Turkish debts to Gazprom and Ankara’s alternatives
Published on slpress.gr
On June 15, in the midst of the Libyan crisis, where competition between Russia and Turkey was crystallizing, the Wall Street Journal decided to light up an additional thorn in the two countries’ relations: the accumulation of a significant debt to Gazprom for seven Turkish companies.
This debt amounts $ 2 billion and results from the “take or pay” contractual clauses. According to the rules of the long-term contracts concerned, the buyer must pay for all contracted gas, including volumes not consumed. This also works the other way around: If the supplier uses the capacity of the pipelines below the agreed amounts, transit and importing countries shall be compensated with the corresponding price difference.
The use of the above clauses was one of the legal foundations the Russian state giant relied on in order to expand the network of international pipelines that supply European markets. The reason is precisely because this mechanism ensured a flow of capital regardless of fluctuations in quantities of gas consumed – a good way to reassure infrastructure creditors. Russia has also used these debts to Gazprom in order to pursue diplomatic goals, first and foremost towards its neighboring former Soviet republics.
Route to Ankara
South Stream was one of the major international pipeline projects for Gazprom. In 2014, a series of events led to a change of the original route and its diversion to Turkey. First, the conflict in Ukraine which made the need to bypass that country more urgent. Then, European intransigence over competition rules governing the operation of international pipelines – an intransigence owed largely to Germany since South Stream was in competition with Nord Stream 2. Finally, the procrastination of the Bulgarian government towards the project. In this context, Turkey emerged as a creditworthy shore for receiving the pipeline – hence renamed “Turkish Stream”.
The new pipeline, with a capacity of 32 billion cubic meters per year, was inaugurated last January. Ironically, a new series of events did not allow its full operation. The reduced consumption in Turkey that explains a large part of the debt to Gazprom is due to the relatively warm winter, to the fact that the gas available on spot market was cheaper than the Russian gas and of course to the pandemic, that Turkish companies can invoke as ” force majeure “, thus weakening the position of the Russian exporter in the negotiations on recovering $ 2 billion.
Therefore, the Turkish energy debt can hardly become a diplomatic tool of the Russian government to use at will. In fact, this debt highlights the failures of Russia’s export strategy: The rationale for Ukraine’s southern bypass was precisely to avoid trade disputes with transit countries, which led to a complete cessation of flows to Europe during the winter of 2009. In addition to that, the ability of the once promising Turkish market to absorb increasing quantities of Russian gas, remains to be proven in the post-pandemic era.
Turkish advantages – Message to Greece
Despite poor domestic production, Turkey has a significant advantage in this trade relationship. Unlike Ukraine, whose gas supplies depend almost entirely on Russia, Turkey has become a physical hub. This has been an ambition at the highest political level since Erdogan’s first government (2003-2007). By expanding its network of routes and suppliers, as illustrated in the cartographic study we conducted at Cartopsis, during the last twenty years, Turkey has systematically reduced its dependence on Russian gas. In the first quarter of 2020, the share of Russian gas imports fell close to 20%, behind Azerbaijan.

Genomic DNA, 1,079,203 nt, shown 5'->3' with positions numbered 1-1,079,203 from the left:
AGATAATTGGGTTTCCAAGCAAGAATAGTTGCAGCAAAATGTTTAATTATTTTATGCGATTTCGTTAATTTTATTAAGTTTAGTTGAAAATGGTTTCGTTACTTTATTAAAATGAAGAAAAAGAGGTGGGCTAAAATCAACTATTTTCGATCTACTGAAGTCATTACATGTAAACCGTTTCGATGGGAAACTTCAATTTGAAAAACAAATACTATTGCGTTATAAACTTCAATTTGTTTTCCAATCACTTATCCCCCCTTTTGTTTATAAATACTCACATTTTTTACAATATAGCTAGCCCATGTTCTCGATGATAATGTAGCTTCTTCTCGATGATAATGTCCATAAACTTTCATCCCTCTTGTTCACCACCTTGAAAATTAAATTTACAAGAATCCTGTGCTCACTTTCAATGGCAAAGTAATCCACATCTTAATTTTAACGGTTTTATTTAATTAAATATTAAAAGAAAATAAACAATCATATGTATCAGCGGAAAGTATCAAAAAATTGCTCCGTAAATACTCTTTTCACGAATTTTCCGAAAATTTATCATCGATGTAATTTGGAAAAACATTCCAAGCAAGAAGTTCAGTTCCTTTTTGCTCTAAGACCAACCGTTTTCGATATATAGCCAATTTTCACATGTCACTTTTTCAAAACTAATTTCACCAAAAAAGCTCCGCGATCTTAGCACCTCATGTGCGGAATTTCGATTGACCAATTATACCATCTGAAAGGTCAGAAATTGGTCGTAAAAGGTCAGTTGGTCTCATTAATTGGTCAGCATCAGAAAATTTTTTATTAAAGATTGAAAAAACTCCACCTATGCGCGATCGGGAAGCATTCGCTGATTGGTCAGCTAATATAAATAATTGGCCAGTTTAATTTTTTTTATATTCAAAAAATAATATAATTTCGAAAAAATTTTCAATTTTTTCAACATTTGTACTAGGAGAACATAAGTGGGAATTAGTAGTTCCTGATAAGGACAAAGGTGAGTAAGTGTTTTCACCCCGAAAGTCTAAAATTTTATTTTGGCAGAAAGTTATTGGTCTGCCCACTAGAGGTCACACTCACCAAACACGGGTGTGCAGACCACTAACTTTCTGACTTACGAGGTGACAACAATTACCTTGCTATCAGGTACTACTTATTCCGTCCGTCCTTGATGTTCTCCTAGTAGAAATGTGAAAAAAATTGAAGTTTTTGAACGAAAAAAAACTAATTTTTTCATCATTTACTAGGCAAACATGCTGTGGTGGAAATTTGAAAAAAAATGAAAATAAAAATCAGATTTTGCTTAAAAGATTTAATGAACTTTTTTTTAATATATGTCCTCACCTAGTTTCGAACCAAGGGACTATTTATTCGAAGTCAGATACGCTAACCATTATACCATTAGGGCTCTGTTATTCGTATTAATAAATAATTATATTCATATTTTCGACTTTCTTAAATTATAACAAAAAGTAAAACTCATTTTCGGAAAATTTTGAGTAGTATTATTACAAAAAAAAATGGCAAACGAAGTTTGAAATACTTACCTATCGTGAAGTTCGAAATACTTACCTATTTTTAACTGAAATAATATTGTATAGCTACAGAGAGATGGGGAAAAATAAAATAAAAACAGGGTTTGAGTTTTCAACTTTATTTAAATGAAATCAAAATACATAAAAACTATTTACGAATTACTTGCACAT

The above situation sends signals that the Greek government must interpret properly. As usual, the public debate insists on trivial facts: East Med is an alternative transport corridor (non-German, non-Ukrainian, non-Turkish) for an alternative source of gas (non-Russian) to Europe. These are attractive attributes. However, it is also an expensive infrastructure at a time of low prices and high uncertainty.
EU support cannot be taken for granted. The natural gas distribution network in Greece is already at risk of cessation of funding from the European financial instruments. It should also be noted that East Med is a heavy commitment with a stagnating Western European gas market and therefore, the terms and guarantees for its operation will probably be stricter.
In the near future, these trends may lead some contracting parties in East Med to consider redirecting the pipeline route towards Turkey. This is for example the rationale adopted in a recent article from the Petroleum Economist: For Israeli gas reserves, Turkey is considered the cheaper solution in terms of transport infrastructure and the more secure in terms of market potential.
Turkish energy diplomacy
Such a choice, however, would be disastrous for the Greek side: it would further strengthen the Turkish energy hub, make Turkey a monopsony for Cypriot gas, and give Erdogan a drastic advantage in the balance of power that will determine the Eastern Mediterranean Exclusive Economic Zones.
In March 2015, at a conference hosted by the European University of St. Petersburg, Michael Lotem, Consul General of Israel, one of the architects of Israeli energy diplomacy, explained how Turkey became the first choice for Israeli gas exports, both for companies and relevant ministries.
When I asked him about the perspectives of this relationship after Mavi Marmara, his answer was clear and concise: “realpolitics beat politics”. Some may still hope that Erdogan’s neo-Ottoman upheaval impedes this option in the mind of Israeli decision makers.